One of the biggest myths is the negative impact on the state budget revenue. Currently the revenue from customs duties collected at the border makes up 4.4 percent of the total state budget of Ukraine. With regards to removal of customs duties, experience has shown that this short-term loss of import charges will be more than compensated for by the increased revenue received by the state from indirect taxes (for example value-added tax) paid by companies seizing new market opportunities and by the general boost to the economy.
In addition to the sustainable revenue which we hope trade-related growth will bring, the EU will continue to provide assistance to Ukraine in order to accelerate modernization. It is important, because trade and investment are all about confidence and perceptions matter, so for Ukraine to fulfill its economic potential it has to develop transparent and efficient state institutions. The budget spending on legal and institutional reforms in trade-related areas is or will be supported by the EU through the comprehensive institution building program along with funds from international financial institutions. The total EU technical assistance to Ukraine over the period 2011-2013 will add up to 552 million euros.
Many businesses in Ukraine also fear that all the EU free “deep” trade agreement will do is open the door to a flood of European imports. No so. The agreement is reciprocal. Closer EU integration will provide Ukrainian products with open access to a market 13 times greater than its own, with 500 million consumers.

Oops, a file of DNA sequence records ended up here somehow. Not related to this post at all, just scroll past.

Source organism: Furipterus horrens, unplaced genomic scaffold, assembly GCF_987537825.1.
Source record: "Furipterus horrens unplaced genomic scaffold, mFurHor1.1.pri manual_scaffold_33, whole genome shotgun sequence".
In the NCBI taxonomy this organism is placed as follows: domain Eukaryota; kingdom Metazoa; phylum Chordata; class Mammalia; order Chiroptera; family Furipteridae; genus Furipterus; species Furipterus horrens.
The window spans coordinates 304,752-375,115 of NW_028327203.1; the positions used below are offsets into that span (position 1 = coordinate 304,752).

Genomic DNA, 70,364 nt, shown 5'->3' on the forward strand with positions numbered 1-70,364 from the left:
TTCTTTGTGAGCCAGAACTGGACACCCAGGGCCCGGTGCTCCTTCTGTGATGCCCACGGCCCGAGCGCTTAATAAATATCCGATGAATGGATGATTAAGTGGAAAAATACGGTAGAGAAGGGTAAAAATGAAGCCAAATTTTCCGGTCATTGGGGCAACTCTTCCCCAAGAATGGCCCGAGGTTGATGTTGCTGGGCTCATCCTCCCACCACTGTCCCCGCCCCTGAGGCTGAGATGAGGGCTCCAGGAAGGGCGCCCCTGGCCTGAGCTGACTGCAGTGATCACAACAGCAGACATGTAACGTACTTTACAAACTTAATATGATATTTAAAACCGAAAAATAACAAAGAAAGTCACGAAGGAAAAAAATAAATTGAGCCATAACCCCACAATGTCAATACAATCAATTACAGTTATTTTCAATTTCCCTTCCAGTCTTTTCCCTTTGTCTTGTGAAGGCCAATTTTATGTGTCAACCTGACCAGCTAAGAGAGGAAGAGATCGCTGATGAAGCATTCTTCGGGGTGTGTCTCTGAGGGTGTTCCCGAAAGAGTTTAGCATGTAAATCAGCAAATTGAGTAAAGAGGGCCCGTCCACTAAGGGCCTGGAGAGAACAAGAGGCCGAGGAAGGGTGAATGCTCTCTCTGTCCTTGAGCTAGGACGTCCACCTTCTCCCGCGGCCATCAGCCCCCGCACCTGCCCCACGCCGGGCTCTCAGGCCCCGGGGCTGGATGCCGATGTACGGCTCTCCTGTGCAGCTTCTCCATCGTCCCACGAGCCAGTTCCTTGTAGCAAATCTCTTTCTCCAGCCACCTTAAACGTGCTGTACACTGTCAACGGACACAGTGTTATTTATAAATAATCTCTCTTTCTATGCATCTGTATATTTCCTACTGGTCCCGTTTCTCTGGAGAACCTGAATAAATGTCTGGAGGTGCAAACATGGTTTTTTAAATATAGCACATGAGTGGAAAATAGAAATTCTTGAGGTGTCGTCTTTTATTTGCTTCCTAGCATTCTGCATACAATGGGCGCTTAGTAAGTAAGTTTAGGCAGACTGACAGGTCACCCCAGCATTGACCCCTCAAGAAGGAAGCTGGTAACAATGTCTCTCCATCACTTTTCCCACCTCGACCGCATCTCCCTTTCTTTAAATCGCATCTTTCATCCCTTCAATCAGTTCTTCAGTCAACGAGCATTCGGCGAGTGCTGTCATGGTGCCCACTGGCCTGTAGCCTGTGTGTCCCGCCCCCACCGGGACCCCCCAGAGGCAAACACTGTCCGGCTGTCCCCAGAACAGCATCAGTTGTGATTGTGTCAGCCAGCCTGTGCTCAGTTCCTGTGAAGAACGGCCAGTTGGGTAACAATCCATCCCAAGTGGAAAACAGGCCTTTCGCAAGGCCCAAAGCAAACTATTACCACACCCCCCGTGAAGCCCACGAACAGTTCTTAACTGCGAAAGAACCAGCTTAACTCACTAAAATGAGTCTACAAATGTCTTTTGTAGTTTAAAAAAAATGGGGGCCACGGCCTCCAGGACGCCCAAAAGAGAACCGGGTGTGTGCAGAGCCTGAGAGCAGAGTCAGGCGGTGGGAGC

Secondly, EU products are already getting into Ukraine with few de facto barriers. The average applied tariffs on imports from EU are low, so the impact of liberalization will be limited. Thirdly Ukraine is not a key target market.
Fourthly, the EU is willing to open its product market immediately while giving transitional periods to Ukraine. As a matter of fact, the Ukrainian market cannot be completely opened right away after the signing of this agreement, given that domestic manufacturers are mostly not ready for serious outside competition. This is why the EU is ready to discuss transitional periods for specific areas.
The so-called deep and comprehensive free trade agreement will be implemented progressively and gradually by Ukraine. The EU is willing to envisage a decade if need be. Ukrainian businesses will have time to adjust, to harmonize legislation, to adopt standards and norms, and to build the necessary institutions with external support.
All in all, benefits are likely to far outweigh the costs. In the long term, it should help make domestic products more competitive and, as a result, increase Ukrainian exports globally as the quality of Ukrainian products improves. A free trade agreement with the EU should also raise confidence in the Ukrainian economy among foreign investors and spur foreign direct investment. In the long run, it has been estimated that Ukraine-EU free trade agreement will result in an increase in welfare and wages in Ukraine.
The deep and comprehensive free trade agreement being offered is by far the smartest answer to Ukraine’s recent challenges. Eliminating subsidies and trade barriers would mean that resources could be used more efficiently, in turn reducing inequality, poverty, social tensions and environmental degradation. It could realistically become the basis for a new economic strategy for Ukraine.
It is definitely an exciting perspective. I would dare to even call it sexy.
Ambassador Jose Manuel Pinto Teixeira is the European Union representative to Ukraine.